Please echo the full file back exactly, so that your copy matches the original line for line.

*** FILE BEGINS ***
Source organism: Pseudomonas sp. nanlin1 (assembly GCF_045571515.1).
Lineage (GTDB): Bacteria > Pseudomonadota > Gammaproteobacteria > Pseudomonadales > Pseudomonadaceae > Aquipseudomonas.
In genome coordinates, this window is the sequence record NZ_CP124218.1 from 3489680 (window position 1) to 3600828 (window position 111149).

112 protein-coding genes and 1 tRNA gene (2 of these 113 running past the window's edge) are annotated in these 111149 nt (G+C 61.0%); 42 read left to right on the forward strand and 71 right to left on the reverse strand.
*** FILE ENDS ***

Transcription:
Source organism: Pseudomonas sp. nanlin1 (assembly GCF_045571515.1).
Lineage (GTDB): Bacteria > Pseudomonadota > Gammaproteobacteria > Pseudomonadales > Pseudomonadaceae > Aquipseudomonas.
In genome coordinates, this window is the sequence record NZ_CP124218.1 from 3489680 (window position 1) to 3600828 (window position 111149).

112 protein-coding genes and 1 tRNA gene (2 of these 113 running past the window's edge) are annotated in these 111149 nt (G+C 61.0%); 42 read left to right on the forward strand and 71 right to left on the reverse strand.